The Promise Made At Baptism

I received a comment Friday about baptism being the “high point of the whole birth experience.”  I could not agree more.  Because baptism cleanses the eternal soul of the stain of original sin, it is the Glorious culmination of everything that has happened since that eternal soul was fused into the baby at conception; it is the new birth of the eternal soul into the Body of Christ.  Every time I have had my babies baptized, I have felt an overwhelming sense of gratitude to our Lord for instituting the sacrament.  
I have written before about the fact that Sarah’s baptism was the catalyst prompting Craig and me to dive in and learn more about our Faith.  However, with every child, it has only intensified this desire for me.

On your part, you must make it your constant care to bring her up in the practice of the faith. See that the divine life, which God gives her, is kept safe from the poison of sin, to grow always stronger in her heart.

During Sarah’s baptism, it was this part of the Rite that commanded my attention and consumed my thoughts in the weeks that followed.  I was literally afraid of what I’d committed to.  I was afraid because, at the time, Craig and I still missed Mass fairly regularly.  I was afraid because at the time, we were not fully in Communion with the Church regarding our family planning decisions. 

How could I keep my daughter safe from the poison of sin, when I was mired in it, myself?

Sarah’s baptism holds a very special place in my heart because my heart softened and opened in order to desire to be closer to God through His Church.  I will be forever grateful for this.  With the rest of our children’s baptisms, this part no longer struck fear in me.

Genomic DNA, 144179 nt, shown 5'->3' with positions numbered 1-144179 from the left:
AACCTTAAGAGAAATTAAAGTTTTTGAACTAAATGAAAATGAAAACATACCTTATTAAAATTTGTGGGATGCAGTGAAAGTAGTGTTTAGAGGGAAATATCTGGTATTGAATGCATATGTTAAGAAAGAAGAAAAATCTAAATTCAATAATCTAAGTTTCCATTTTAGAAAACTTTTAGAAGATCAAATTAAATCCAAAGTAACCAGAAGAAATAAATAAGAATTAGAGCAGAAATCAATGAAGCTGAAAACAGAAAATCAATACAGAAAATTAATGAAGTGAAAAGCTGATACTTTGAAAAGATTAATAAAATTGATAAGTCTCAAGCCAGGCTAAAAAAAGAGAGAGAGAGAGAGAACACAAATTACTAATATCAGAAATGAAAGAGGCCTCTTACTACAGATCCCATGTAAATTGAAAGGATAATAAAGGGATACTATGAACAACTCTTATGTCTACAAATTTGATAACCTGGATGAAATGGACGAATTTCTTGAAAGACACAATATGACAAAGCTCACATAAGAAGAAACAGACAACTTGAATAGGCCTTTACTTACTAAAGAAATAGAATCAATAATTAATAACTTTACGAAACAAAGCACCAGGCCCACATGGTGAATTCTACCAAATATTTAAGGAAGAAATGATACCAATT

This part of the Rite of Baptism continues to command my attention but for different reasons.  It provides me an opportunity to take stock of the state of my soul and whether I am in a state of Grace or not.  When did I go to confession last?  Have I been going as often as I should?  What other sins are prevailing…Vanity?  Pride? 

Vincent’s baptism brought on a new revelation.  I was prepared for what I’ve already described…the gratitude, the awe, the Grace.  This time my ears perked up to a part that hadn’t seemed to cross my radar before.

If your faith makes you ready to accept this responsibility, renew now the vows of your own baptism. Reject sin; profess your faith in Christ Jesus. This is the faith of the Church. This is the faith in which this child is about to be baptized.

What I wasn’t prepared for during Vincent’s baptism was this part about, “if (my) faith makes (me) ready to accept this responsibility…”

Whoa.  Wait a minute.  Is my faith strong enough to impart to my child?  The Rite of Baptism, lays the responsibility squarely on the parents and godparents.  “IF YOUR FAITH MAKES YOU READY TO ACCEPT THIS RESPONSIBILITY…”  
Is it not a leap of faith in and of itself to accept this blessing of a new child into our family?  But then our Church asks us to have the utmost CONFIDENCE in that faith.  So, it’s not just faith we must have, but we must have CONFIDENT faith?  
I often think of the passage (and being the “good Catholic” that I am, I can’t tell you the book or verse to find it in the Bible) where the disciples ask Christ how they can increase their faith (or maybe they simply ask Him to increase it directly, not sure).  
I feel like those disciples on the day of one of my children’s baptisms.  I want to ask the Lord to increase my faith and to give me the utmost confidence in my faith that I can accept the responsibility of raising my child in the faith.